Plant morphology

I’ve been doing a deep dive into plant morphology. I went down this rabbit hole while doing planning for some ecojustice workshops I’m planning this summer. One of the activities I like to lead is dissecting flowers— it helps participants see things from a new perspective, and a great deal of ecojustice is learning how to see things (like society) from a new perspective.

If you’re going to dissect flowers, why not dissect non-flowering plants as well? However, ferns, green seaweeds, red seaweeds, mosses, etc. — differ in their structures from flowering plants, and thus they have their own terminologies. Even grasses, which are a flowering plant, have their own peculiar terminology.

I quickly decided the terminology of grasses was too complicated to present to casual workshop participants. Awn, floret, panicle, pedicel — I could envision everyone’s eyes glazing over as they heard those terms.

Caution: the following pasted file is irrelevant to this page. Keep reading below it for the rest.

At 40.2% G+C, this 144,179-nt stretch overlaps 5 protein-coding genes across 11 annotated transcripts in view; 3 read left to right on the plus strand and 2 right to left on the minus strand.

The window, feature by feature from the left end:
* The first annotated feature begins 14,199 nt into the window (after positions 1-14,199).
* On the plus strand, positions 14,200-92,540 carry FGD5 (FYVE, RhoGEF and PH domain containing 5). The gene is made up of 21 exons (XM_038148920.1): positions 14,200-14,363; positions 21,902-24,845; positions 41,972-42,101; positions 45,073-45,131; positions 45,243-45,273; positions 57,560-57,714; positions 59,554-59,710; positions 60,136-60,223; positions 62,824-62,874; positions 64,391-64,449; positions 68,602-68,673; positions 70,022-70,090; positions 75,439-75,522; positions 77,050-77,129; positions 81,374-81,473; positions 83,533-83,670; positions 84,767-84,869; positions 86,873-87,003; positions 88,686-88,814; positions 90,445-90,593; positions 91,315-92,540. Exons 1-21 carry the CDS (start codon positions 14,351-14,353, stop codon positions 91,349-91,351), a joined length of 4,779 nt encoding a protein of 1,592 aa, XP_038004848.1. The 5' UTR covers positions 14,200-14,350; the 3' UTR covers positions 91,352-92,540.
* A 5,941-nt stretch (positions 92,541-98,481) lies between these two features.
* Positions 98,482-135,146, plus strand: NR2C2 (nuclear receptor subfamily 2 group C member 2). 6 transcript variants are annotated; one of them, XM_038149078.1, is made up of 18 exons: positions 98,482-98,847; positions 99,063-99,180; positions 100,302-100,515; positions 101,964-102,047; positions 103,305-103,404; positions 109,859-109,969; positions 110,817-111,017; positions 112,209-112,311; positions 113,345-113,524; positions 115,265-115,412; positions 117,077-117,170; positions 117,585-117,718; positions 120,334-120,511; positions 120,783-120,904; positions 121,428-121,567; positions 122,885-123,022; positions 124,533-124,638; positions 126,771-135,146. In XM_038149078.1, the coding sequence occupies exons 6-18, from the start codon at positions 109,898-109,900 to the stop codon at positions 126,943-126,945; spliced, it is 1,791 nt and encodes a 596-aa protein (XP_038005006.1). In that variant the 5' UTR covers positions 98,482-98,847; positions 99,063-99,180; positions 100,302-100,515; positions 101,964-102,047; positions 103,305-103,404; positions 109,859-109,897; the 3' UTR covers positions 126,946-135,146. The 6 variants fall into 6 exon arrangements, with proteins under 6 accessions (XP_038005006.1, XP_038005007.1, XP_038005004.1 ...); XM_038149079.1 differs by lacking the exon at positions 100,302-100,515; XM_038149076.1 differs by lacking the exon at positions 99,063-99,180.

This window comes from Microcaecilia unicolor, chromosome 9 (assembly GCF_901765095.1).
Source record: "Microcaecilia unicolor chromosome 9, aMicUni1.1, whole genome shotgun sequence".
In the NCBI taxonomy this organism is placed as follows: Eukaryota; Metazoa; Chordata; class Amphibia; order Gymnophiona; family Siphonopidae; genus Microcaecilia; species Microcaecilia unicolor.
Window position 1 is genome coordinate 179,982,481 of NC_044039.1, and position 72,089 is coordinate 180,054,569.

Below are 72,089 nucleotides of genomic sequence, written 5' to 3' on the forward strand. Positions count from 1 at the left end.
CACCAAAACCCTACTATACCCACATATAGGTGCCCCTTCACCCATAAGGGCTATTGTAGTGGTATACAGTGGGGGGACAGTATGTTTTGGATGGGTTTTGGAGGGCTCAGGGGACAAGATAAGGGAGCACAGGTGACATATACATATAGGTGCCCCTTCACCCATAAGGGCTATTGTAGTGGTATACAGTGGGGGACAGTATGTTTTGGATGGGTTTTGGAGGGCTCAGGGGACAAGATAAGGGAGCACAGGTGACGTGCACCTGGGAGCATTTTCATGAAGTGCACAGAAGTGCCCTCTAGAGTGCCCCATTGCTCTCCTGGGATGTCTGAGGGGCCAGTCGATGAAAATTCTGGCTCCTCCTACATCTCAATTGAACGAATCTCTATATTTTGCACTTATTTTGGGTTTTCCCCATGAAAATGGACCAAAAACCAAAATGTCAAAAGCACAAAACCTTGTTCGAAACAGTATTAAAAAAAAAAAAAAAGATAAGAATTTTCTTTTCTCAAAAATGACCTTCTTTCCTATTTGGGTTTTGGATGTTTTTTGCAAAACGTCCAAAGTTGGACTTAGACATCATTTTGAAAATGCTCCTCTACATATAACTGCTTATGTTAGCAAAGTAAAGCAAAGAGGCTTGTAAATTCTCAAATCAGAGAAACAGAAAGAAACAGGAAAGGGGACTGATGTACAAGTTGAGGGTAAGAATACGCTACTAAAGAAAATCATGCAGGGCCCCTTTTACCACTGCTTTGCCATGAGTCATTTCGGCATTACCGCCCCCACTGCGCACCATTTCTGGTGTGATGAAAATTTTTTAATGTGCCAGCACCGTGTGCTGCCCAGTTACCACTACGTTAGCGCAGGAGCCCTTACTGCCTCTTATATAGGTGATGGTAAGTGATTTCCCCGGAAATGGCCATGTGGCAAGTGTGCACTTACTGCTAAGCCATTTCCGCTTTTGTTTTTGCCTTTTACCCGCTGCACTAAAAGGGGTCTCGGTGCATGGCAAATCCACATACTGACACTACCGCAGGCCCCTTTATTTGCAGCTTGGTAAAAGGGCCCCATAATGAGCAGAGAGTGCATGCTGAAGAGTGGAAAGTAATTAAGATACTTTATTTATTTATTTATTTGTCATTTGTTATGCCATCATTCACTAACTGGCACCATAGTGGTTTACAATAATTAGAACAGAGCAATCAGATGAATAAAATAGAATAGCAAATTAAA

The basic terminology for ferns and seaweeds, though, was easier to present. And there were some interesting contrasts with flowering plants. For example, flowering plants have stems; seaweeds have stipes. Flowering plants have roots; ferns have rhizomes.

There is a transcendent point in all of this. Life on Earth is filled with incredible diversity. Our human language really can’t encompass that diversity. But we can use words to help us see some of that diversity a little better.

A drawing of a seaweed with the parts labeled.
Parts of seaweed, shown on Bladderwrack, Fucus vesiculosus

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